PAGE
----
“It’s not our car! But it is now!” I barked, leaning forward. I threw it in drive. “Where do you want to go?!” 

My 9-year-old, the crazy one, seemed on board for about 2, maybe 3 seconds. Enough time to say, “Orlando!” But as younger brothers do, he checked his emotions and poked his head through the middle of the front seats to scope out his brother’s reaction. On his brother’s face was the look of terror.

“No, Dad, you’re going to get us in trouble!” So, fun Dad had become scary Dad … not a great feeling. I got about 50 feet before our car-boosting crew had a change of heart, and we returned the car to the valet. Based on my son’s reaction, I thought the valet might be angry. When I got out of the car I attempted to say it was “a wee mishap” in a Scottish accent. Only my Scotch sounds like a dead language twins speak to each other, or what I might sound like mid-stroke.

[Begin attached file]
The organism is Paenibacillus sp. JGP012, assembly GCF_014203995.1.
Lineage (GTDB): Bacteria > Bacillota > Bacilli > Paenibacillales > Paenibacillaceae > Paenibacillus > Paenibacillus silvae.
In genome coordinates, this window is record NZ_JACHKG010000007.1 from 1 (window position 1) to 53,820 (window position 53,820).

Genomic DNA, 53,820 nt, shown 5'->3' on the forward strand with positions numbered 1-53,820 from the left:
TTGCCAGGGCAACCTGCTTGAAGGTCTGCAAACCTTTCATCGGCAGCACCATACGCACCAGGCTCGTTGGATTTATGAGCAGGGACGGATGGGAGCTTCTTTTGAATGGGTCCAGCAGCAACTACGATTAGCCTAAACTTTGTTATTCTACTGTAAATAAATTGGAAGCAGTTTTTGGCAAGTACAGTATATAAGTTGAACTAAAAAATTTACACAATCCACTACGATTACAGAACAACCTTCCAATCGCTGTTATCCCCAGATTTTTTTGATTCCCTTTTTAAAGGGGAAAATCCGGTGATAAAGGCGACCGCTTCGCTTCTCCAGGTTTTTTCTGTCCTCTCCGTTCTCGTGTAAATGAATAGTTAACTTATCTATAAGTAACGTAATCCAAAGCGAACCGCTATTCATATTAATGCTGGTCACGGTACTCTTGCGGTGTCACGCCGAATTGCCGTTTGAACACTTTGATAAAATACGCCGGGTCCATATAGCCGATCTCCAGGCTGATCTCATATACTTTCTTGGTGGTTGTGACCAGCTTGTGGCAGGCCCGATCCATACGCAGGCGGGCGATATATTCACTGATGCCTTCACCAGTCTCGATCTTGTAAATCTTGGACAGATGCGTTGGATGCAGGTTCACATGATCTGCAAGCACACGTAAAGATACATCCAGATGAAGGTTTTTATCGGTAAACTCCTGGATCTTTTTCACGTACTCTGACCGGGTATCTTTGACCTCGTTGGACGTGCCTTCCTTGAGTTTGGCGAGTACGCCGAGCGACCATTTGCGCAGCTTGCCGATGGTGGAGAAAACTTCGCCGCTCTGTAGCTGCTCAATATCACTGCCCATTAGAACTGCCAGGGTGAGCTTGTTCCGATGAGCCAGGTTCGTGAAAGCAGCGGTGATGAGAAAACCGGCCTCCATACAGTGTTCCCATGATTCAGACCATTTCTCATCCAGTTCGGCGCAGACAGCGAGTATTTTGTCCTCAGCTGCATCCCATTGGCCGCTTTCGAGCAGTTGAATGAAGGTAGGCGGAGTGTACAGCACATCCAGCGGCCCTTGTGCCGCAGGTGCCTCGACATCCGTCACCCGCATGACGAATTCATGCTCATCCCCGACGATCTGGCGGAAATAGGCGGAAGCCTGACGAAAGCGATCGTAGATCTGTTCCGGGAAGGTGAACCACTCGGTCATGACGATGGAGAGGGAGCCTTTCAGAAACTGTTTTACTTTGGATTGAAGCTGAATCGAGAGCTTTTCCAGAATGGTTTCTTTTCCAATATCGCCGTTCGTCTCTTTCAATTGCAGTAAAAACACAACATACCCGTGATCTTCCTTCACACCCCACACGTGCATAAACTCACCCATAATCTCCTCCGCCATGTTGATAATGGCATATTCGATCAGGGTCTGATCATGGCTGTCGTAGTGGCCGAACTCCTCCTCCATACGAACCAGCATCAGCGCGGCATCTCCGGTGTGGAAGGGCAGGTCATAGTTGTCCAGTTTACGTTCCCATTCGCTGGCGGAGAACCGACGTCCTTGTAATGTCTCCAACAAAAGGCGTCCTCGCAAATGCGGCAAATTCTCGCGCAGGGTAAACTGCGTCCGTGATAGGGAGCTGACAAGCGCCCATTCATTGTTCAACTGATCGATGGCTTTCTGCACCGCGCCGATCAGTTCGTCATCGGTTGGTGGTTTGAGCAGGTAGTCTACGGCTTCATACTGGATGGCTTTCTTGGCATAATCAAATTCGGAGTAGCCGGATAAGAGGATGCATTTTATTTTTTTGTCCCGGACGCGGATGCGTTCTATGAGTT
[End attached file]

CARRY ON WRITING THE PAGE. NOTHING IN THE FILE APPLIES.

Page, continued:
Why do I want to wreak havoc with my children? I think it’s because I want immortality. I don’t buy that there’s an afterlife, so I believe my only shot is to establish a set of relationships — with people who’ll outlive me — that are singular. The best place to register purchase against this goal is with my sons. 

Isn’t that what we all want? To have people you love remember you as someone who, for them, there was no other. Someone they think of, often — your image, your smell, your mannerisms, your oddities. Singular. I hope they’ll understand me. But more than understanding, I need them to miss me, terribly.


We have early millennial wokesters living next to us. They’re a nice couple with a 2-year-old that’s a carbon copy of his dad. They are impossibly good looking and have lessened my gag reflex around tattoos, as they pull it off (see above: impossibly good looking). The dad surfs and invites me all the time, which I believe is a micro-aggression as, let’s be honest, there aren’t that many 55-year-old professors who surf. Or maybe he’s just being nice. Cool dad also designs and builds furniture because … of course he does.